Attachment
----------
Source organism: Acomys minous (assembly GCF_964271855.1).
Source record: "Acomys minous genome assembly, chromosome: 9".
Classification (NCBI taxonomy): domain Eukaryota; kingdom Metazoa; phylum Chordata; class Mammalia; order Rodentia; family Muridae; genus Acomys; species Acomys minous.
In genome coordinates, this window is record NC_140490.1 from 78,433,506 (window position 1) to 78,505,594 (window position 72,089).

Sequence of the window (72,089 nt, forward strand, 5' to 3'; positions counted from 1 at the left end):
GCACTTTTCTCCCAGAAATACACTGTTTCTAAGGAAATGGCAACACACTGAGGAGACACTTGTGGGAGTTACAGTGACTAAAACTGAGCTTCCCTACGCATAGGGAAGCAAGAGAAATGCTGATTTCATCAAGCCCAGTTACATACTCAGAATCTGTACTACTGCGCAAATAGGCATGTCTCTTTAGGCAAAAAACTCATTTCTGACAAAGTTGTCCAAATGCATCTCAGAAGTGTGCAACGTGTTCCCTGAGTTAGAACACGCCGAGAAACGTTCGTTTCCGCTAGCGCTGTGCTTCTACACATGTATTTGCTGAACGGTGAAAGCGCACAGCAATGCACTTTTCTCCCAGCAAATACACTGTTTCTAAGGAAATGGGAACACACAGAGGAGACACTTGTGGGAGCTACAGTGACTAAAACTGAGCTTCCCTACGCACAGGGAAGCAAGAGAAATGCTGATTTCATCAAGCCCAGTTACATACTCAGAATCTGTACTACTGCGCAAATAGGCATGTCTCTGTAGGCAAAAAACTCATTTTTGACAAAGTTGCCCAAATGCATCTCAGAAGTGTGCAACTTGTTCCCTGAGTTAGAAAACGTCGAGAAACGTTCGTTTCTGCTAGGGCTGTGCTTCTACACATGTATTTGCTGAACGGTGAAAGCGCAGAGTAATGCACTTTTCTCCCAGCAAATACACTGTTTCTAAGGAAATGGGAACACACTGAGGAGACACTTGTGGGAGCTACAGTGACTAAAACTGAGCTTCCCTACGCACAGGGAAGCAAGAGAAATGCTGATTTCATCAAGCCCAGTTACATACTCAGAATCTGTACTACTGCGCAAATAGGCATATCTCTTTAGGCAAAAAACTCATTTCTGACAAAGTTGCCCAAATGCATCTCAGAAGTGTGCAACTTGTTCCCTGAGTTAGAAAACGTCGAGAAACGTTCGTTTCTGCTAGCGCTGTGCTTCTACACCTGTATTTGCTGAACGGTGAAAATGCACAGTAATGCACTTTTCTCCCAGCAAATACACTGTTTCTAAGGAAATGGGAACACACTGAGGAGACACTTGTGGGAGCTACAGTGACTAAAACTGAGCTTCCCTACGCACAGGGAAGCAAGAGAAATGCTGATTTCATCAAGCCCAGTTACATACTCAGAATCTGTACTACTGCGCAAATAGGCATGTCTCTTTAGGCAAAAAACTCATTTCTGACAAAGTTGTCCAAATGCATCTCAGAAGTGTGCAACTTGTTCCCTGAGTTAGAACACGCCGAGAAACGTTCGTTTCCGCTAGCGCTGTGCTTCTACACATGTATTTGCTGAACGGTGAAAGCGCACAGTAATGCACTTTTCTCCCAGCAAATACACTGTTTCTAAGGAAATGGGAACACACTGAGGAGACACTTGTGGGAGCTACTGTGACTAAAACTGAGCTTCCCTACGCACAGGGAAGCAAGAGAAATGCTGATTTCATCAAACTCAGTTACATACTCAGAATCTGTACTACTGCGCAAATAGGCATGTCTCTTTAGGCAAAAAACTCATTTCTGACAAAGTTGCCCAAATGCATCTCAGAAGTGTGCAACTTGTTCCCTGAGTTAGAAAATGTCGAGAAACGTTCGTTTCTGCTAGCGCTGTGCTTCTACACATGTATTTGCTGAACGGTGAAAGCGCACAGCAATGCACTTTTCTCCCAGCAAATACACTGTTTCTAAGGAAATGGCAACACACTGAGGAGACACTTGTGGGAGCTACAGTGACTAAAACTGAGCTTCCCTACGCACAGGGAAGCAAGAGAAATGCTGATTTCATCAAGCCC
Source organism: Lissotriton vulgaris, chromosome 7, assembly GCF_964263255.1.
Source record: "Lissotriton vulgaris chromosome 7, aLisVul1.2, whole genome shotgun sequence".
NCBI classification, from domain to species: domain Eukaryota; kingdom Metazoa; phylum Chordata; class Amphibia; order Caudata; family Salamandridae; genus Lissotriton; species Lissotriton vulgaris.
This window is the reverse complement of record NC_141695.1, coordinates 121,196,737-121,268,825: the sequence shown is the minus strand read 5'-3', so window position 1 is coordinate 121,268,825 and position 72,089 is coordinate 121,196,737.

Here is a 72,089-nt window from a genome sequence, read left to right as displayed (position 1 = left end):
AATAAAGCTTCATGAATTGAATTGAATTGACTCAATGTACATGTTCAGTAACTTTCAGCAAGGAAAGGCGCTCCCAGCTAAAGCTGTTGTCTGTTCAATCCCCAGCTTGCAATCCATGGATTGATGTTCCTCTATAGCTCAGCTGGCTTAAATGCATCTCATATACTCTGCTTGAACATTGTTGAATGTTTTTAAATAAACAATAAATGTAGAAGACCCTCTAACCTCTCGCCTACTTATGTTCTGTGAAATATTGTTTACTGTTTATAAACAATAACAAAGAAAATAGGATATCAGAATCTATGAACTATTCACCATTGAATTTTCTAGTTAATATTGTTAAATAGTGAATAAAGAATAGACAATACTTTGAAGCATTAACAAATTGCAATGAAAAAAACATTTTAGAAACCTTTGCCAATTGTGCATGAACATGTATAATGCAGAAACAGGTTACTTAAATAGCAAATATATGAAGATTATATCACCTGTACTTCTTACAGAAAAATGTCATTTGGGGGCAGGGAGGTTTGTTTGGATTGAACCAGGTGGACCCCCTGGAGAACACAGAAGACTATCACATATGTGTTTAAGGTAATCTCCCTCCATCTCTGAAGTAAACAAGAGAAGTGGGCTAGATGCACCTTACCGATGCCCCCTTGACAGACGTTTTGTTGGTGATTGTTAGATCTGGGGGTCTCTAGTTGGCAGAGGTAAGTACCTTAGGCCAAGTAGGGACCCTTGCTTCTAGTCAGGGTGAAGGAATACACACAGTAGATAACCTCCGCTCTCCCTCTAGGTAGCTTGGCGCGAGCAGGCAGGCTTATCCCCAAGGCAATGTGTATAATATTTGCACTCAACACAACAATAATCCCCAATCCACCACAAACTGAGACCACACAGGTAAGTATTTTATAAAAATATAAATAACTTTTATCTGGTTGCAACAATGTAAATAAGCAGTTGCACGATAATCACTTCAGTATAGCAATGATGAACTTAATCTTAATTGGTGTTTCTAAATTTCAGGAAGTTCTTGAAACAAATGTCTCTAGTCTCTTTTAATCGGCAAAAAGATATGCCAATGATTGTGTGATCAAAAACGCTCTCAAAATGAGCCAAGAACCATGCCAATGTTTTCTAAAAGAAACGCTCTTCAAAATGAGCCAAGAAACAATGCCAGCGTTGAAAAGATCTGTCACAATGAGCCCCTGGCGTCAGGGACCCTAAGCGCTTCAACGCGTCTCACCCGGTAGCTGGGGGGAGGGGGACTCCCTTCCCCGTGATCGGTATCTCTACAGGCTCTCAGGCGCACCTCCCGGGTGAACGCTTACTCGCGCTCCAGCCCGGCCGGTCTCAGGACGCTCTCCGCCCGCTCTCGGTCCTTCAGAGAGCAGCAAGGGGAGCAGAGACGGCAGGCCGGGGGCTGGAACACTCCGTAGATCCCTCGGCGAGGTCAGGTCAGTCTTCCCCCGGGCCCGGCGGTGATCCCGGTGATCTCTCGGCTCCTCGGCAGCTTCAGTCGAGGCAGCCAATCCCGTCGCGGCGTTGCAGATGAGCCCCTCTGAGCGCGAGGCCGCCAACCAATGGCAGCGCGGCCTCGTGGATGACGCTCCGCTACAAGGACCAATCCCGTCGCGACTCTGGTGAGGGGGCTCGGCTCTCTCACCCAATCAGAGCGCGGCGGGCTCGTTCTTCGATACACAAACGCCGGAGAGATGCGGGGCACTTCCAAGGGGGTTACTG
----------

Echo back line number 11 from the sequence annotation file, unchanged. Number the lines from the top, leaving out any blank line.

Here is a 72,089-nt window from a genome sequence, read left to right as displayed (position 1 = left end):